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Sweden's 'Consent App' for Mitigating Draconian New Anti-Rape Law Under Fire

CC0 / / Woman with smartphone
Woman with smartphone - Sputnik International
The app uses mobile bank ID technology to secure consent before intercourse by means of digital contract, which may reduce the risk of being sentenced to jail for having sex, which will have become imminent as all intercourse without an explicit consent agreement is about to become illegal in Sweden.

Stockholm-based female lawyer and defense attorney Baharak Vaziri has launched an app named Libra to alleviate the risks arising from the "consent law" that was passed amid the #Metoo anti-harassment campaign which will come into force on Sunday.

According to the app's website, the new legislation can lead to considerable difficulty for couples seeking to consummate their union, hence the tool to mitigate risks using a "digital contract."

"The app should make it easier and more empowering for people to enter into a sexual relationship, to make it based on free will and consent," the app's description in App Store said.

According to the Aftonbladet tabloid daily, the app was instantly criticized for allegedly making it harder for women to "regret" and have second thoughts during the intercourse.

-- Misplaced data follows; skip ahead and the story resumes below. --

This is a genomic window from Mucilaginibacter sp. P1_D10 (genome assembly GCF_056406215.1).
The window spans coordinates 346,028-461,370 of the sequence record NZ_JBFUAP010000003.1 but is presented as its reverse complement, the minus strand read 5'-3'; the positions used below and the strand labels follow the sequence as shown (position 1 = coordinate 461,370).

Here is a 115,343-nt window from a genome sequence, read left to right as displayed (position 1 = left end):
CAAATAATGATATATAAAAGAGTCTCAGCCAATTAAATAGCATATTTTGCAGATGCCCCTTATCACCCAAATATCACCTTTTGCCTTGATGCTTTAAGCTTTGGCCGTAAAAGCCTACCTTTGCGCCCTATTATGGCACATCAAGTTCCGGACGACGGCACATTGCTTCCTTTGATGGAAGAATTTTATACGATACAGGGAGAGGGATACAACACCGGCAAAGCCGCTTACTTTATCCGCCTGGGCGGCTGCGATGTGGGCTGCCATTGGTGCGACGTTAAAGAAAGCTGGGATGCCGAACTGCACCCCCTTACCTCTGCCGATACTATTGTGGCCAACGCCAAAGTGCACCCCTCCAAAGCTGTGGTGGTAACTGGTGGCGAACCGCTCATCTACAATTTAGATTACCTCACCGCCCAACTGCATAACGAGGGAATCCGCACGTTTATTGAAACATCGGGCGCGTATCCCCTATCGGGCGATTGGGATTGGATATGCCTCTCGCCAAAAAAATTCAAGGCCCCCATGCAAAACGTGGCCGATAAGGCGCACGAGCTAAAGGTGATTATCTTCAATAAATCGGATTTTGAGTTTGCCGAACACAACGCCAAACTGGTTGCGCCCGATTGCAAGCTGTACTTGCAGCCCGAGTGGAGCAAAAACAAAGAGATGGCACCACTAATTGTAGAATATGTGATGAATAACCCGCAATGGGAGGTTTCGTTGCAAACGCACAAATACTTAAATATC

A 27-year-old Lund native Laurea Lindroos ventured that people may abuse the prior consent referring to contract obligations. She also argued that the very idea was taking advantage of women's vulnerability and was "disgusting."

READ MORE: Sweden's Sex Laws Earn It 'Most Unromantic Country' Moniker by German Media

According to Vaziri, this criticism is not justified.

"This app does not apply in case of sexual assault or when women get in vulnerable situations. It is only aimed to remove any uncertainty, and such cases are plenty," Baharak Vaziri said.

The new sex law demands that consent is obtained "ahead of every new moment" during acts of intimacy. According to the law, consent shall be explicitly expressed in words, actions or otherwise. Although the law passed at the height of the #Metoo campaign caused remarkably little debate in Sweden, it triggered negative reactions worldwide.

Among others, Germany's biggest newspaper Die Welt described the law as a "witch hunt on Swedish men" and "reversal of the burden of proof," suggesting Sweden was "driving sexual correctness to the extreme." According to the newspaper, the law would further empower Swedish women to report intercourse when they were sleeping or too drunk to say no as rape.

READ MORE: Criticism Erupts as Sweden Seeks to Criminalize Buying Sex Abroad

The new law, under which the legal classification was expanded with crimes such as "negligent sex assault" and "negligent rape" with a maximum penalty of four years' imprisonment, has been criticized from several angles, including from the Legal Council, which said it was too vague.

READ MORE: 'Politically Incorrect' Report on Rape-Prone Migrants Inflames Debate in Sweden

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